So I’ve been trying to think of a good polite and informative response to those remarks. Most of the ones I’ve thought of so far are not really very neighbourly, and I don’t want people to stop engaging in random conversations about how to get around town. Random conversations are wonderful. I might have hit on a good one, but I have not tried it out yet: When it is suggested that I’m cycling because of recent gas price increases, I should simply wrinkle my brow in a concerned way and say “Oh, have gas prices increased?”

Hmmm… Probably just get me beaten up in the playground.

Ok. Now go ahead. Shout at me for touching on a touchy subject. Oh, wait, nobody actually reads blog posts longer than a couple of paragraphs. Everybody’s too busy…


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27 Responses to This is a Tough One

  1. Simon says:

    Hi Clifford,
    I too have been wanting to see -petrol- prices go up and been feeling a little guilty for it.
    Perth is meant to be one of the car driving capitals of Australia, like LA, just smaller. But I haven’t noticed anyone assuming that cyclists are riding because they’re poor… I don’t think many people here have quite the extreme attitude you describe (though I have encountered a few motorists, including bus drivers, who make it clear that they think that bikes have no place on the roads).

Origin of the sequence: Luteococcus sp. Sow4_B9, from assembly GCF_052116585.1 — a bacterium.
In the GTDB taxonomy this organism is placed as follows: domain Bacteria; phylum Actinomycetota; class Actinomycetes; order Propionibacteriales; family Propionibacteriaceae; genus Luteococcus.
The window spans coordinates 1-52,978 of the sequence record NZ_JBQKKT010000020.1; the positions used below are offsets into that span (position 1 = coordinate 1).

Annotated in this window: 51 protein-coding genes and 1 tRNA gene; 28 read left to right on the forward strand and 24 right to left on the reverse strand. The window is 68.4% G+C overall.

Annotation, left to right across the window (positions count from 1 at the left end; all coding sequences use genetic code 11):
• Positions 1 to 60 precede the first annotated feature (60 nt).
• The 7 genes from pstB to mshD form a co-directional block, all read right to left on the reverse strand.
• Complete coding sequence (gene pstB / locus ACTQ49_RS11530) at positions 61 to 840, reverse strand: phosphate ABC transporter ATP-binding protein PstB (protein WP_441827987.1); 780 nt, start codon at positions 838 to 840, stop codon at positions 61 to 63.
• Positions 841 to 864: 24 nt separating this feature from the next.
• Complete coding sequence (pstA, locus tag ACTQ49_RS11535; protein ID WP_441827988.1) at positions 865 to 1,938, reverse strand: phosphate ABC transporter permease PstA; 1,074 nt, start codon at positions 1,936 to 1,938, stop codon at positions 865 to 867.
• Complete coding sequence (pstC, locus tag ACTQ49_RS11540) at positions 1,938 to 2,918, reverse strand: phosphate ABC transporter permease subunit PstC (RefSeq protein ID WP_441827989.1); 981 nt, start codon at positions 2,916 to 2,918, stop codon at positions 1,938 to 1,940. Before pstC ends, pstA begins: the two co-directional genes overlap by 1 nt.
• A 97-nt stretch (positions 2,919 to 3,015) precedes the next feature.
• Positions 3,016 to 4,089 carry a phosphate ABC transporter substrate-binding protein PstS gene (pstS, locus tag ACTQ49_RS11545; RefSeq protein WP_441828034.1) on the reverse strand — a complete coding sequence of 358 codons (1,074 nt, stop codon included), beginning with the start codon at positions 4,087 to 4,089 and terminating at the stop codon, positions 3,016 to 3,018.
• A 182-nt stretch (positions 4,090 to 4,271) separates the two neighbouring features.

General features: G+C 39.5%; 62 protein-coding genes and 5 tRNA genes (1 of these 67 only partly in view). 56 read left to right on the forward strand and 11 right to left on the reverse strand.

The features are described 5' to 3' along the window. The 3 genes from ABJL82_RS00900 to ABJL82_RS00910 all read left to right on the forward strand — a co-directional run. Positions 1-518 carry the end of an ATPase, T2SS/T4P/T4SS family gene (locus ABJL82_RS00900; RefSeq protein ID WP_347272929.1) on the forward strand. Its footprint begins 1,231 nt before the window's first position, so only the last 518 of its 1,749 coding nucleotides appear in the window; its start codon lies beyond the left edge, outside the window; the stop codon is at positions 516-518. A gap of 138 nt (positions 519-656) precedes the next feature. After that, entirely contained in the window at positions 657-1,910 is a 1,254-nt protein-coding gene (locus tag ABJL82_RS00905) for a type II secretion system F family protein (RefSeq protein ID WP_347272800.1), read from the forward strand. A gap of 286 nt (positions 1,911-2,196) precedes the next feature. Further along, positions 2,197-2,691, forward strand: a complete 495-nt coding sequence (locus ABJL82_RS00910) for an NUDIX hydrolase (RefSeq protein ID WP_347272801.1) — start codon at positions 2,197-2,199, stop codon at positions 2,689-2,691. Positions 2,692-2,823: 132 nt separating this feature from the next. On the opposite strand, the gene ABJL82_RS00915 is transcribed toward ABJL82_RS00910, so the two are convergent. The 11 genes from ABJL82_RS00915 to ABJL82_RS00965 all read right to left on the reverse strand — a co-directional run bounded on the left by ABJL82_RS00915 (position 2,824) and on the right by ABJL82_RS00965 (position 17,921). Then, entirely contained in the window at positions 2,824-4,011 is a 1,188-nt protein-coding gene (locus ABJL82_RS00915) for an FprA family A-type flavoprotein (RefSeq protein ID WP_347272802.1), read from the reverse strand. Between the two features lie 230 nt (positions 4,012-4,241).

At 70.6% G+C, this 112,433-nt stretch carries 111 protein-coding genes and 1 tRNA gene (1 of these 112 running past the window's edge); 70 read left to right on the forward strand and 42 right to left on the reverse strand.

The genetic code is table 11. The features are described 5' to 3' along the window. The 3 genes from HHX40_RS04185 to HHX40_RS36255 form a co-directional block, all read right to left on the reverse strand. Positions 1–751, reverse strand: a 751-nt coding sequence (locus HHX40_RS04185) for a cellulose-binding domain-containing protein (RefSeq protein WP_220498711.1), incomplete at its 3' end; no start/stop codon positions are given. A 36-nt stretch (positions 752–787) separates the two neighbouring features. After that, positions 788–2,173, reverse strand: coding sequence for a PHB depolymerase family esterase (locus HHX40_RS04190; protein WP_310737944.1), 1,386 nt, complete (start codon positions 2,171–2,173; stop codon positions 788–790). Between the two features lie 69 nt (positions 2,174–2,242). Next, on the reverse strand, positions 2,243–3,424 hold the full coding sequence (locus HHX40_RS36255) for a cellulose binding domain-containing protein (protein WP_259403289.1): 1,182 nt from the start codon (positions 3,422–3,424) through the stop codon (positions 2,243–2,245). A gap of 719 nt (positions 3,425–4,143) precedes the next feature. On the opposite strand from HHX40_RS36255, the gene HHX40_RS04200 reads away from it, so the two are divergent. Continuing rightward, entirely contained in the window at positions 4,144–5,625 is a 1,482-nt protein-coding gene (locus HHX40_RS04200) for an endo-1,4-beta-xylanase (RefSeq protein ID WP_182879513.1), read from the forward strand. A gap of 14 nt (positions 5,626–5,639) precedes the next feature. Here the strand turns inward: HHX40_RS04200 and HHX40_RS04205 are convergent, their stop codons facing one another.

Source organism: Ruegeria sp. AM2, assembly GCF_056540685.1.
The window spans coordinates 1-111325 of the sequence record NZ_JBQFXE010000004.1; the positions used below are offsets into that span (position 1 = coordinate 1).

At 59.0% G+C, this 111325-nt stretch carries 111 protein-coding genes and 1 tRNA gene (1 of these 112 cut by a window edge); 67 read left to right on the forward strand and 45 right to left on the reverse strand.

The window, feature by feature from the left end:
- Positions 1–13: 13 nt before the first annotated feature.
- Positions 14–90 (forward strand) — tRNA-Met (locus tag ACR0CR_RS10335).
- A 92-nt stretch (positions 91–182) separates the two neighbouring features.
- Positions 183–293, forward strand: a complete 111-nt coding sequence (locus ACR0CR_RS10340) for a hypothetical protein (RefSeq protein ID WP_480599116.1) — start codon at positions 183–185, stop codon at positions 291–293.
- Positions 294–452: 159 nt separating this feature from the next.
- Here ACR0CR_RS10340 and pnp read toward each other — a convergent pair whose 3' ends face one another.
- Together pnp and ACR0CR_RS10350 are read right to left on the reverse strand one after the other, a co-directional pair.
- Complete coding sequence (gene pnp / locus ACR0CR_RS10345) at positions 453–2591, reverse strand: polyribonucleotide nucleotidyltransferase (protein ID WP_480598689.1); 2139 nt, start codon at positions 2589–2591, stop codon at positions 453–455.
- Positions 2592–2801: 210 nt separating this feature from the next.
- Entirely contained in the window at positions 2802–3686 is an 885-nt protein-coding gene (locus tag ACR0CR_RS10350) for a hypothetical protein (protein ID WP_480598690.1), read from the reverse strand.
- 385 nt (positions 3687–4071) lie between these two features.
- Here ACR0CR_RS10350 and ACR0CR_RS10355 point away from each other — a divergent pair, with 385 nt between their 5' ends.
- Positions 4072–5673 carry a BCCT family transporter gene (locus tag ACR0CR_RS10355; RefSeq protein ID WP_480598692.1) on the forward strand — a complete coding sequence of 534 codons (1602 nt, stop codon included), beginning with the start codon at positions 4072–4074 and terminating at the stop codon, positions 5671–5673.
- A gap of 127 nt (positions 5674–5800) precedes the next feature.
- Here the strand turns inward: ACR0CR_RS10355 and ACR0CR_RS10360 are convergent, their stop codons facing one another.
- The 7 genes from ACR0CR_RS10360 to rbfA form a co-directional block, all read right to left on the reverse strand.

Anyway, I love my ride in to uni. Half of it’s on the bike path along the river, which is especially nice when the dolphins are playing.

  2. Clifford says:



    It might sound extreme, and I describe it in a way that might make it seem so, but it is not. The basic paradigm has been (until recently) that you really only take public transport or cycle because there is some reason you can’t use a car, such as not being able to afford it. Even people I would talk to on the bus would have that mentality… they were doing it until they “graduate” to the next level – getting a car. The idea that I’d choose to take an extra 25 minutes to get to work, and ride the bus with the presumed low-wage demographic (largely people of colour, like myself), rather than drive a nice car to a parking lot two minutes from my office, seemed rather preposterous to people I spoke to (it is still mostly so, to be honest). I remember discovering the subway for the first time, and wondering why nobody mentioned it to me before. It was being used, but mostly by a particular demographic. It was like there were two cities, one on the streets and the other underground (and on the buses), and the two groups looked markedly different.